23. How Do I Get Copies of My Criminal Record?
You should get copies of both your Michigan record, and your FBI record. If your school district or company recently ran your record, ask for a copy. Alternately, you can:
- Check your Michigan record by going to the Internet Criminal History Access Tool (ICHAT) (www.michigan.gov/ichat). A record check costs $10. If you cannot afford to pay, click on “FAQs” for information about how to get a free copy of your record.
- Check your FBI record by getting your fingerprints taken at a police station. Then write a letter to the FBI asking for a record check. Include your name, date of birth, place of birth, and your complete mailing address. Sign the letter, and send it with the fingerprints and a money order or certified check for $18 to: FBI CJIS Division – Record Request, 1000 Custer Hollow Road, Clarksburg, West Virginia 26306. If you cannot afford $18, you must include a signed, notarized statement that you are unable to pay.
24. How Do I Get Mistakes on My Record Corrected?
If your record contains inaccurate information about a Michigan conviction, get certified copies of the court documents or any other documents that show that the information is incorrect. Send this information to the Michigan State Police, Criminal Justice Information Center, 7150 Harris Drive, Lansing, MI 48913. If your record shows an arrest that did not result in conviction, you should also file a Motion and Order for Destruction of Fingerprints in the court that handled your case. Ask the court clerk for Form MC 235.
If your record contains inaccurate information about an out-of-state conviction, you must contact the state police records unit in the state where the conviction occurred. Call the Michigan State Police at 517-322-5531 for the address of police record units in other states.
25. What Should I Do if My Record Shows Crimes I Did Not Commit?
You may be a victim of identity theft, or you may have the same name as someone who does have a record. If your Michigan State Police record contains convictions that do not belong to you, call the Criminal Justice Information Center at 517-322-5531 and ask to do a “record challenge.” If your FBI record contains convictions that do not belong to you, you must contact the state police records unit in the state where the convictions supposedly took place.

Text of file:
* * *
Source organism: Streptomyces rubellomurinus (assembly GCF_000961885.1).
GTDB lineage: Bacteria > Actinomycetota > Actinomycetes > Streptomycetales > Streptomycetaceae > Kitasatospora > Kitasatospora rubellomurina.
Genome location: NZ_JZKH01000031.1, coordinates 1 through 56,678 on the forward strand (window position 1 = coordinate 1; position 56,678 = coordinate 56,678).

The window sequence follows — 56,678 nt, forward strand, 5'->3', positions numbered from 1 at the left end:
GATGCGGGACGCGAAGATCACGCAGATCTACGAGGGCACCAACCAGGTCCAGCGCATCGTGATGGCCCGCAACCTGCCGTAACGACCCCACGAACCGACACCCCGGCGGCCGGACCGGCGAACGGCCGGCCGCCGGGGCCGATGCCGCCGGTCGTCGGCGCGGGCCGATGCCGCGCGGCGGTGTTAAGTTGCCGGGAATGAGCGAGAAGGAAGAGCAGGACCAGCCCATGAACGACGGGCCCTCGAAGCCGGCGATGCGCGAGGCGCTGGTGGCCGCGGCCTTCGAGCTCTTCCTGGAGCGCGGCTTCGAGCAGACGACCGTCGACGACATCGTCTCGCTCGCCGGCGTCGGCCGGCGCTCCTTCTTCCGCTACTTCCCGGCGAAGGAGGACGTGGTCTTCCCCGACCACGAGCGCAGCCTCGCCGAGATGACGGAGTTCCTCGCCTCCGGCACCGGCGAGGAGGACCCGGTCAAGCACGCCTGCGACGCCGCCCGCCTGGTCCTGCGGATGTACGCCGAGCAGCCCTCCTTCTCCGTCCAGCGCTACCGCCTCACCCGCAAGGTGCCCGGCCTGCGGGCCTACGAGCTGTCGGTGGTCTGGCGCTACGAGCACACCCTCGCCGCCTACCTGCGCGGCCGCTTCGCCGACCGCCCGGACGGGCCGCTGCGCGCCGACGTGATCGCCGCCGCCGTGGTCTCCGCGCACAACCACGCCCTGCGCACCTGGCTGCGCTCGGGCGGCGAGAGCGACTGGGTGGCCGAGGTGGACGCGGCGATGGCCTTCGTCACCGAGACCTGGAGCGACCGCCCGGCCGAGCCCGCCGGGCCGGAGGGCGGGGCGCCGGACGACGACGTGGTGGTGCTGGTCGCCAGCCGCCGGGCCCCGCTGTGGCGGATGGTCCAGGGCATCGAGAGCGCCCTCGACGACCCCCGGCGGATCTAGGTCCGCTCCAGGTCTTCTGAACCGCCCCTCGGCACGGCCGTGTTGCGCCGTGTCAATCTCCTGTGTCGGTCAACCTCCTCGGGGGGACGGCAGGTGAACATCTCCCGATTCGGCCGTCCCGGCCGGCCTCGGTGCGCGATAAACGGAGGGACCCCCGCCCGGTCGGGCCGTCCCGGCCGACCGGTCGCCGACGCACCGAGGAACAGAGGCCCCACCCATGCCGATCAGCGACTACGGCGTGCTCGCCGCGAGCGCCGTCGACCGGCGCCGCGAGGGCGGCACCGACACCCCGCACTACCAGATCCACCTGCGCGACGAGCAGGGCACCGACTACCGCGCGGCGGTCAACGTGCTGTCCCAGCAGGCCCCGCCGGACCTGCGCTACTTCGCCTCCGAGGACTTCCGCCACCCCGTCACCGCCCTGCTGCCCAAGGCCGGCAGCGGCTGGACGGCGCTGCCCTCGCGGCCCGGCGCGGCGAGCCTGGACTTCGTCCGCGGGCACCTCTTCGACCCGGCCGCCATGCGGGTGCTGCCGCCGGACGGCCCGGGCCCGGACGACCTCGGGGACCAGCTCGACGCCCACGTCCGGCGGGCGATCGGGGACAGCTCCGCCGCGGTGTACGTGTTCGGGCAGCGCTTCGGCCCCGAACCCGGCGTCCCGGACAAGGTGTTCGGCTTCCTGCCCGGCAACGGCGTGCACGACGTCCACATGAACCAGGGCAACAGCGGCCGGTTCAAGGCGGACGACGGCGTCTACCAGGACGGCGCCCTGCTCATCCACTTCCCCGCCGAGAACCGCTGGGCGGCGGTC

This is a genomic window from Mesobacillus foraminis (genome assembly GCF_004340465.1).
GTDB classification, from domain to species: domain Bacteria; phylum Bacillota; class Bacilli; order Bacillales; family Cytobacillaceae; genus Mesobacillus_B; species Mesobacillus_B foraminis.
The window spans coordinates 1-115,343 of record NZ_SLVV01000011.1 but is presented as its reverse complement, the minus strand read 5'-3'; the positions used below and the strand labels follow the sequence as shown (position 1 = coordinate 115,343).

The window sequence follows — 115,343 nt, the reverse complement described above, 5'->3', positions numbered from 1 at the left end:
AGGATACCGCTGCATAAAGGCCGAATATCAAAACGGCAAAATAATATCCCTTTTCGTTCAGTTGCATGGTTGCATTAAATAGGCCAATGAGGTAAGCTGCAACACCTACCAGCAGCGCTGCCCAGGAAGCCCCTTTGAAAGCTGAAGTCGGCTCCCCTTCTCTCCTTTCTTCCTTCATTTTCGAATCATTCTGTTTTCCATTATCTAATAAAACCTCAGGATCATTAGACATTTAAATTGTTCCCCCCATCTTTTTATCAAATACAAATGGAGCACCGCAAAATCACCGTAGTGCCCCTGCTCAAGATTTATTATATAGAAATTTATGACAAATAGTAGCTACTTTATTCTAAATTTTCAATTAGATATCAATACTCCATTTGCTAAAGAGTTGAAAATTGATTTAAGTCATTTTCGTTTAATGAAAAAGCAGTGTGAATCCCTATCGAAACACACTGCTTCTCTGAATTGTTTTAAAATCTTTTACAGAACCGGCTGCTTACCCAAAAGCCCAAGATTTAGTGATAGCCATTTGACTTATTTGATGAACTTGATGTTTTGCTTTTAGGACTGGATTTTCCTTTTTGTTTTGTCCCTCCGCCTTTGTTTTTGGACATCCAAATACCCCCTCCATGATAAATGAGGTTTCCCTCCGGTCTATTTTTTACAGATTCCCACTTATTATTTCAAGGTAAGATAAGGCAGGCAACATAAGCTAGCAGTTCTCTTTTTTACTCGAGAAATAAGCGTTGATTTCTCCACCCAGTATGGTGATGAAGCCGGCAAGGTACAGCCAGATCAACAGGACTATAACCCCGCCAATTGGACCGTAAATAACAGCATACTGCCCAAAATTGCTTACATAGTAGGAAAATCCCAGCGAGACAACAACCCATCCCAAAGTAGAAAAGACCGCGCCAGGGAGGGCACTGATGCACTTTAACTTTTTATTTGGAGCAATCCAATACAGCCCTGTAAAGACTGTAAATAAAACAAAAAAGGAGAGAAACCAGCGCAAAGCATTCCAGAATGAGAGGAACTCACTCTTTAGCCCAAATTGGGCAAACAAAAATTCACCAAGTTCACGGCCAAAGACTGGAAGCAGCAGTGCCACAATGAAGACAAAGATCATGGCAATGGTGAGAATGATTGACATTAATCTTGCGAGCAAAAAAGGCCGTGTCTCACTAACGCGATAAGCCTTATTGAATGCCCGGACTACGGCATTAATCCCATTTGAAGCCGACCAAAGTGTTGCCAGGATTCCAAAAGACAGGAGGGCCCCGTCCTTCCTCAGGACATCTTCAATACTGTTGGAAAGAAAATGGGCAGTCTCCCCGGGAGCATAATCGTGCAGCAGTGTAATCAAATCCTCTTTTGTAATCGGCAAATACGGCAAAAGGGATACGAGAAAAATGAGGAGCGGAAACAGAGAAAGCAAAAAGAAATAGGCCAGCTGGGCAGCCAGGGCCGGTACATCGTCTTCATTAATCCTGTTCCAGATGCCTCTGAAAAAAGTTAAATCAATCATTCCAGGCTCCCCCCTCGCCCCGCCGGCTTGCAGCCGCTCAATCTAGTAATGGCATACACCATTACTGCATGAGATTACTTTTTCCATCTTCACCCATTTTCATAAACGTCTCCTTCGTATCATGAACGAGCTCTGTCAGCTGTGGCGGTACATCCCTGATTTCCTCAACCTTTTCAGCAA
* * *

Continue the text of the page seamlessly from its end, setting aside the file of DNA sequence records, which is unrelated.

26. Will Information about My Record become Public?
Schools may release the names of individuals with felony convictions or misdemeanor convictions for sexual or physical abuse. Many newspapers have been requesting this information. If you have a misdemeanor record that does not involve sexual or physical abuse, your name cannot be released.
27. Whom Should I Contact for Help?
If you are a member of a union, contact your union:
Service Employees International Union (SEIU)
419 South Washington
Lansing, Michigan 48933
American Federation of State, Municipal and County Employees (AFSCME)
1034 North Washington Avenue
Lansing, MI 48906
419 South Washington
Lansing, MI 48933
Michigan Education Association
1216 Kendale Blvd.
East Lansing, MI 48826-2573
If you need a referral to an attorney, contact your union or:
Michigan State Bar Lawyer Referral Service
306 Townsend Street
Lansing, Michigan 48933-2083
If you need free legal help, contact your local legal aid office (listed in the phone book), or call:
Counsel and Advocacy Law Line
16130 Northland Dr.
Southfield, MI 48075
This packet was prepared with generous support from the JEHT Foundation and the Open Society Institute. This publication is not intended to replace the advice of an attorney. Because laws and procedures can change and because every individual situation is different, the authors cannot be responsible for any use to which this information is put.